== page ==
« Last post by Tinky on Today at 05:03:21 PM »
2. Are there any settings or players (I am using VLC on Windows) who I can calibrate it to get a better result?
Do you know a good editing software for Windows which is not too expensive and can good work and is compatible with the .mov-files, so that I can get a better result than now?
Which editing-codec should I choose (Motion JPEG and .avi like from the Canon ZoomBrowser EX where I can export the .mov files to this)?
A question regarding moiré. Do you know if there is a trick or filter or something I can do in post that the metallic brown (bronze) "moiré-color" can be removed (on water or stairs)?
I'm on a mac. H264 (the cameras recording format) plays nice with Quicktime, handily, Quicktime is also the backbone suite of codecs for any editing app. I can only recommend installing Quicktime 7 and paying the extra $20 for the pro license to get better export options, such as still image from video.
There may well be a better way of doing it on a PC, I just wouldn't know it having not looked at a PC since XP...
Similarly, there are few cross platform editing suites. I last used Pinnacle version 10, which was a gift for DVD authoring, I found it creatively limiting for editing.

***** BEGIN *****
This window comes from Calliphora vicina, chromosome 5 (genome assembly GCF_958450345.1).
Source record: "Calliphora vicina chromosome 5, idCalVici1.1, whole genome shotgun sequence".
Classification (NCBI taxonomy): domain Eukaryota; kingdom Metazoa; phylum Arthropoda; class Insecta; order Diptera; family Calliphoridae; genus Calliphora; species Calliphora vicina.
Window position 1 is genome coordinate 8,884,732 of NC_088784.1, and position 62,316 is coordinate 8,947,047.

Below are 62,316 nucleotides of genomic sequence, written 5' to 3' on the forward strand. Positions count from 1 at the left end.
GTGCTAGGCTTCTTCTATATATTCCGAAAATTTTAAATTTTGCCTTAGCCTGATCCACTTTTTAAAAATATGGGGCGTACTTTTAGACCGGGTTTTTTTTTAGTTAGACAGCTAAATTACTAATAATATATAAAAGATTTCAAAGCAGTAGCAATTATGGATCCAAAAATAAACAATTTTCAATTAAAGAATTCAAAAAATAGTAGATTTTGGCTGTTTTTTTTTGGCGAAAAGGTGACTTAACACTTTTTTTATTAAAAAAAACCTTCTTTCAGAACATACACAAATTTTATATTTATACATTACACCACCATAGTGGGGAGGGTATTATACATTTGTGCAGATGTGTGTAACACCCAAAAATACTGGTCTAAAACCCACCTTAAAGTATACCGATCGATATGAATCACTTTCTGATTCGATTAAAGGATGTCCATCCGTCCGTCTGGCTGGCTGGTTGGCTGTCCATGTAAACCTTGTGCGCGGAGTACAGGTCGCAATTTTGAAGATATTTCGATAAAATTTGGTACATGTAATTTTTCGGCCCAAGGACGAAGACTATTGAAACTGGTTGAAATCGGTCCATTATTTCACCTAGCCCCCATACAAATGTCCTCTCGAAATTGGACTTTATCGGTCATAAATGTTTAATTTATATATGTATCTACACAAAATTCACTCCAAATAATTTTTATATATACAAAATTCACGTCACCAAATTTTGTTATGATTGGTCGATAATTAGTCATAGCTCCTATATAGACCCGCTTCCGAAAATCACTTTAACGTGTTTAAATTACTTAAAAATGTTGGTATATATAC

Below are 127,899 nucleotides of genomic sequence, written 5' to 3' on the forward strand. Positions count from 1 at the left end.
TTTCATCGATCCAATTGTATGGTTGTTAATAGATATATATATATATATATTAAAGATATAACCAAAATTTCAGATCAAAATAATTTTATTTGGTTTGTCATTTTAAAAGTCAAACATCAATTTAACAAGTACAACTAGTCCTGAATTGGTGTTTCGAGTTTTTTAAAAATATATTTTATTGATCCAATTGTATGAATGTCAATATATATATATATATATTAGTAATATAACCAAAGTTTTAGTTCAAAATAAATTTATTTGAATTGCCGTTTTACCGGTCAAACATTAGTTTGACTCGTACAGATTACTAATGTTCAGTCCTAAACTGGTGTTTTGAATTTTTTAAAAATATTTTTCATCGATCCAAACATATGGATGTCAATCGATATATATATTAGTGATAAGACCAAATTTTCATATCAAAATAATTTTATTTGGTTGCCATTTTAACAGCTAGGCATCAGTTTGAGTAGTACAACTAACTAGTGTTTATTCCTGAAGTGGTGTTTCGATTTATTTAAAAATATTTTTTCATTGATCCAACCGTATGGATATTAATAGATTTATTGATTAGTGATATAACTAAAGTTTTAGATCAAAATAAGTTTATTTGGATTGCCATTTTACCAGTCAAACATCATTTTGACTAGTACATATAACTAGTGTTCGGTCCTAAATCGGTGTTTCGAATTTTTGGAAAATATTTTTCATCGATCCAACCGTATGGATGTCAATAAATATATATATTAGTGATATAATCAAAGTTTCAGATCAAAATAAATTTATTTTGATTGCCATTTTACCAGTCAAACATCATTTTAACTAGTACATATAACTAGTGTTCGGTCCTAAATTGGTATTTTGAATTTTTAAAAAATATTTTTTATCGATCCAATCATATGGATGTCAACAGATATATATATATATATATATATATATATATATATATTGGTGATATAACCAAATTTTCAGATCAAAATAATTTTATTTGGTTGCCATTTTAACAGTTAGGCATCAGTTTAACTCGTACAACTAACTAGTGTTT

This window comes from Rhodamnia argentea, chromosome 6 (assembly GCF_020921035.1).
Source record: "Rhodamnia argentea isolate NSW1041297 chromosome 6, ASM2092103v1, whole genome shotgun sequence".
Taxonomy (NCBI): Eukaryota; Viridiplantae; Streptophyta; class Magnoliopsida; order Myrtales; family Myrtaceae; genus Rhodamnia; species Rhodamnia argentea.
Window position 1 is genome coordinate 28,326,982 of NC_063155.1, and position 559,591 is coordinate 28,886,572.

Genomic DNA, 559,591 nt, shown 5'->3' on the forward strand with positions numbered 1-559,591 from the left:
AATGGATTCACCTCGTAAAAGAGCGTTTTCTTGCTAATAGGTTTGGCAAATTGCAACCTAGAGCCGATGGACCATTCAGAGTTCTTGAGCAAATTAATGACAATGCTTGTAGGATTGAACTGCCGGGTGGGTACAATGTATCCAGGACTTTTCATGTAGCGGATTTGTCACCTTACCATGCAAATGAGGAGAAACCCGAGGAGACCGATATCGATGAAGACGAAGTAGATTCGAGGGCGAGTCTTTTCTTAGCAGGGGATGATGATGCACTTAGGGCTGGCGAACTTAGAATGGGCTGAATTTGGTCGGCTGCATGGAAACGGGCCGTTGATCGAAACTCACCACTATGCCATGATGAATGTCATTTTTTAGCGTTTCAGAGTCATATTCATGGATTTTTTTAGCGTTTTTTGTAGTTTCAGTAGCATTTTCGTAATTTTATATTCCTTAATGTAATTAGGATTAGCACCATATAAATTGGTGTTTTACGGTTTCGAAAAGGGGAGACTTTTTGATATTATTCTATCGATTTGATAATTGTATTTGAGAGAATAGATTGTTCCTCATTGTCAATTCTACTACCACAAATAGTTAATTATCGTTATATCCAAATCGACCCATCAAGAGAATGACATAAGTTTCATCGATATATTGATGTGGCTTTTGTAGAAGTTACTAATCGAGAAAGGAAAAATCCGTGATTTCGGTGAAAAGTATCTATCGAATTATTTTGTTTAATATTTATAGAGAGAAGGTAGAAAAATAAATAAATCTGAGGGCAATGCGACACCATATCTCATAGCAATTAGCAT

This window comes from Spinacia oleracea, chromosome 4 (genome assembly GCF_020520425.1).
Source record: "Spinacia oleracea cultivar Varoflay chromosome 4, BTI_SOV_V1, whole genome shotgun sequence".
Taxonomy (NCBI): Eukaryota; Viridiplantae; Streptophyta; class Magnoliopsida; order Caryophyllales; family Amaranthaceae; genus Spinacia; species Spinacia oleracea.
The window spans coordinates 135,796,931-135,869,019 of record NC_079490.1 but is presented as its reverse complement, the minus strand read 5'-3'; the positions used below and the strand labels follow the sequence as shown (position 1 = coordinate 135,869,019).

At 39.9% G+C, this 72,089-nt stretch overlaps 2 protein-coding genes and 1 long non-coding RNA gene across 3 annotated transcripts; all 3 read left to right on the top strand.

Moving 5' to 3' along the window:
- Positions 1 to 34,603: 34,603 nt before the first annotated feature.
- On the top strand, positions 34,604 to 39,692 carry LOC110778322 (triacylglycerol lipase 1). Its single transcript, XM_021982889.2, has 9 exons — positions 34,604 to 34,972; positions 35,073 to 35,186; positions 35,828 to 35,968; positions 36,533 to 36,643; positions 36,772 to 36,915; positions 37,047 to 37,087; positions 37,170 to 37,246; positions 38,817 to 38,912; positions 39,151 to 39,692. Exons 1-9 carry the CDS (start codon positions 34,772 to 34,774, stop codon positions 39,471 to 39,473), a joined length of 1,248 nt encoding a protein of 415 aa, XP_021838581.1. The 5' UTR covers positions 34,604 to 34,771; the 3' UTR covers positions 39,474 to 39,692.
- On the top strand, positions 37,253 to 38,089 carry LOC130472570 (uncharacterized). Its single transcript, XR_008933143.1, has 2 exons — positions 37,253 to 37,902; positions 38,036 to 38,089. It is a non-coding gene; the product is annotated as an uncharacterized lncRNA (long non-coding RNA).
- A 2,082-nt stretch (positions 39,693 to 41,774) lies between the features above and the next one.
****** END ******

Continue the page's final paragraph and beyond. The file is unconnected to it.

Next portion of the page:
I do use Premiere, and have an old version of Elements on my Mac (v9) which came bundled with Photoshop Elements. It's an ok interface, you have the choice between automation and manual control. It will also use Quicktime Player if the right bits are installed in the background. The current version may well be 64bit (I would recommend this for the reduction in rendering speed -32 bit can only use 2.5gb of RAM- assuming your OS and PC are also running 64bit)
A lot of 'moire' is actually caused at the editing end, make sure everything is set the same as your camera, that is frame rate and progressive scan. Some apps open footage on an interlaced timeline unless you specify otherwise. This causes combing which can look like moire.
There are a couple of tricks to use too, if the moire is mildly distracting then I find .5-.75 pixel gaussian blur filter over the offending shots can bat away many moire issues. If it persists you may need to garbage matte a stronger filter over the offending area.
There are companies that make insert filters that go into the 'throat' of the camera. I don't think there would be enough space in an M. You could always resort to the early days of DV trick of streching some denier tights over an old filter, used to work great on the very early vx1000s when jaggies and moire were truely horrific.
Shooting technique can help, usuing ND filters to force a wider aperture so throwing offending areas out of focus, avoiding tight brick and tiles where possible.
In the camera menu there is a sharpness adjustment (within picture styles) this will affect your JPEGs and your video, but not your RAWs. Turn the sharpening down a notch if you are having particular issues (although I find the M pretty good in this regard - any camera has the potential, you just need a subject with the right pitch)